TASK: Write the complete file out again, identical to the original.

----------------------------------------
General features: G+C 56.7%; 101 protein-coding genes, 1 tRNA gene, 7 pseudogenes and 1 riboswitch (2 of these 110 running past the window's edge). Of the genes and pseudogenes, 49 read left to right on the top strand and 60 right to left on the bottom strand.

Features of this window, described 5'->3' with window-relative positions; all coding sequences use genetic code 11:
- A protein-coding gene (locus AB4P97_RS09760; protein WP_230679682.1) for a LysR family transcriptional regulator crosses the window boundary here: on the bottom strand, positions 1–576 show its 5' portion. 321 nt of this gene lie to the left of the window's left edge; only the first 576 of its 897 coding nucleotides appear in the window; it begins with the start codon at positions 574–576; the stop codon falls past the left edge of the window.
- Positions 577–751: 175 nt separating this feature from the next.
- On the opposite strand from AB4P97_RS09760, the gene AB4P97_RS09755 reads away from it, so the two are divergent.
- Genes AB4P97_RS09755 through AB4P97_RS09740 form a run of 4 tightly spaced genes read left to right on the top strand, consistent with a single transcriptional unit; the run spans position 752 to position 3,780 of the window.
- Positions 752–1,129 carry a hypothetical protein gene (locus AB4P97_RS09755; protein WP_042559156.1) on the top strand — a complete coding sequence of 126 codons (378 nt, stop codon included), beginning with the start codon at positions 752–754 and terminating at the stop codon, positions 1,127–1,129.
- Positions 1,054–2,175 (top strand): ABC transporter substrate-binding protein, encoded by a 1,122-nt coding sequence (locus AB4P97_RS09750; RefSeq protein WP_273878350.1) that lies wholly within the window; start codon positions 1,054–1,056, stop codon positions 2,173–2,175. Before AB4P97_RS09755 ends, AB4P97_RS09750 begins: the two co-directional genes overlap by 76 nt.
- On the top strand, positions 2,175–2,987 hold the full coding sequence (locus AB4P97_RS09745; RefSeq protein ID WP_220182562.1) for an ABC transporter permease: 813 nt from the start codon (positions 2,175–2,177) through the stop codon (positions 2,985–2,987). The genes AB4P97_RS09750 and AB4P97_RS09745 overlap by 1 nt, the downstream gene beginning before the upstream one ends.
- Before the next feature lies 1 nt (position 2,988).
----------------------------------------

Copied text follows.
General features: G+C 56.7%; 101 protein-coding genes, 1 tRNA gene, 7 pseudogenes and 1 riboswitch (2 of these 110 running past the window's edge). Of the genes and pseudogenes, 49 read left to right on the top strand and 60 right to left on the bottom strand.

Features of this window, described 5'->3' with window-relative positions; all coding sequences use genetic code 11:
- A protein-coding gene (locus AB4P97_RS09760; protein WP_230679682.1) for a LysR family transcriptional regulator crosses the window boundary here: on the bottom strand, positions 1–576 show its 5' portion. 321 nt of this gene lie to the left of the window's left edge; only the first 576 of its 897 coding nucleotides appear in the window; it begins with the start codon at positions 574–576; the stop codon falls past the left edge of the window.
- Positions 577–751: 175 nt separating this feature from the next.
- On the opposite strand from AB4P97_RS09760, the gene AB4P97_RS09755 reads away from it, so the two are divergent.
- Genes AB4P97_RS09755 through AB4P97_RS09740 form a run of 4 tightly spaced genes read left to right on the top strand, consistent with a single transcriptional unit; the run spans position 752 to position 3,780 of the window.
- Positions 752–1,129 carry a hypothetical protein gene (locus AB4P97_RS09755; protein WP_042559156.1) on the top strand — a complete coding sequence of 126 codons (378 nt, stop codon included), beginning with the start codon at positions 752–754 and terminating at the stop codon, positions 1,127–1,129.
- Positions 1,054–2,175 (top strand): ABC transporter substrate-binding protein, encoded by a 1,122-nt coding sequence (locus AB4P97_RS09750; RefSeq protein WP_273878350.1) that lies wholly within the window; start codon positions 1,054–1,056, stop codon positions 2,173–2,175. Before AB4P97_RS09755 ends, AB4P97_RS09750 begins: the two co-directional genes overlap by 76 nt.
- On the top strand, positions 2,175–2,987 hold the full coding sequence (locus AB4P97_RS09745; RefSeq protein ID WP_220182562.1) for an ABC transporter permease: 813 nt from the start codon (positions 2,175–2,177) through the stop codon (positions 2,985–2,987). The genes AB4P97_RS09750 and AB4P97_RS09745 overlap by 1 nt, the downstream gene beginning before the upstream one ends.
- Before the next feature lies 1 nt (position 2,988).